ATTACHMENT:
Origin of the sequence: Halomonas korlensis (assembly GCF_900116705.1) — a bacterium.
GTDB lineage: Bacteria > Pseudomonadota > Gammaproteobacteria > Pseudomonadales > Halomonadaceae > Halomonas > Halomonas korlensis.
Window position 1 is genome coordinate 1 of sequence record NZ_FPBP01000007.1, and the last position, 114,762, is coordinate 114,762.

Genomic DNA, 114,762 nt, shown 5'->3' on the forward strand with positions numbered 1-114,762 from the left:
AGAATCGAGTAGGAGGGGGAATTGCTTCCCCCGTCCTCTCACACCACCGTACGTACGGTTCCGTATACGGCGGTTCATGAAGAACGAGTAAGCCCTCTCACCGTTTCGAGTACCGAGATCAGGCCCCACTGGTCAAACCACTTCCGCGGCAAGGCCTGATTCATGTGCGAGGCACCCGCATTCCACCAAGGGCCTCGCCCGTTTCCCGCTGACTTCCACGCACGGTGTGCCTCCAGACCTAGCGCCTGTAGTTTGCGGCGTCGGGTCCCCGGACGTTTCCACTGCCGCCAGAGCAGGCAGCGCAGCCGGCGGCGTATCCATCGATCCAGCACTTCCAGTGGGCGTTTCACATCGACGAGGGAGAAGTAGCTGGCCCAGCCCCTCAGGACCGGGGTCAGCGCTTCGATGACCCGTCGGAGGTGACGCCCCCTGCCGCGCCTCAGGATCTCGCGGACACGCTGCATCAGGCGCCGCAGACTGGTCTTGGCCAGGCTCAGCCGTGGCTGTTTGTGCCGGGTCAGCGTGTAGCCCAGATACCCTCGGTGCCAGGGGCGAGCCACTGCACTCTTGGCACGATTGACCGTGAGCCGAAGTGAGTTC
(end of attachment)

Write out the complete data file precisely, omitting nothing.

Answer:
Origin of the sequence: Halomonas korlensis (assembly GCF_900116705.1) — a bacterium.
GTDB lineage: Bacteria > Pseudomonadota > Gammaproteobacteria > Pseudomonadales > Halomonadaceae > Halomonas > Halomonas korlensis.
Window position 1 is genome coordinate 1 of sequence record NZ_FPBP01000007.1, and the last position, 114,762, is coordinate 114,762.

Genomic DNA, 114,762 nt, shown 5'->3' on the forward strand with positions numbered 1-114,762 from the left:
AGAATCGAGTAGGAGGGGGAATTGCTTCCCCCGTCCTCTCACACCACCGTACGTACGGTTCCGTATACGGCGGTTCATGAAGAACGAGTAAGCCCTCTCACCGTTTCGAGTACCGAGATCAGGCCCCACTGGTCAAACCACTTCCGCGGCAAGGCCTGATTCATGTGCGAGGCACCCGCATTCCACCAAGGGCCTCGCCCGTTTCCCGCTGACTTCCACGCACGGTGTGCCTCCAGACCTAGCGCCTGTAGTTTGCGGCGTCGGGTCCCCGGACGTTTCCACTGCCGCCAGAGCAGGCAGCGCAGCCGGCGGCGTATCCATCGATCCAGCACTTCCAGTGGGCGTTTCACATCGACGAGGGAGAAGTAGCTGGCCCAGCCCCTCAGGACCGGGGTCAGCGCTTCGATGACCCGTCGGAGGTGACGCCCCCTGCCGCGCCTCAGGATCTCGCGGACACGCTGCATCAGGCGCCGCAGACTGGTCTTGGCCAGGCTCAGCCGTGGCTGTTTGTGCCGGGTCAGCGTGTAGCCCAGATACCCTCGGTGCCAGGGGCGAGCCACTGCACTCTTGGCACGATTGACCGTGAGCCGAAGTGAGTTC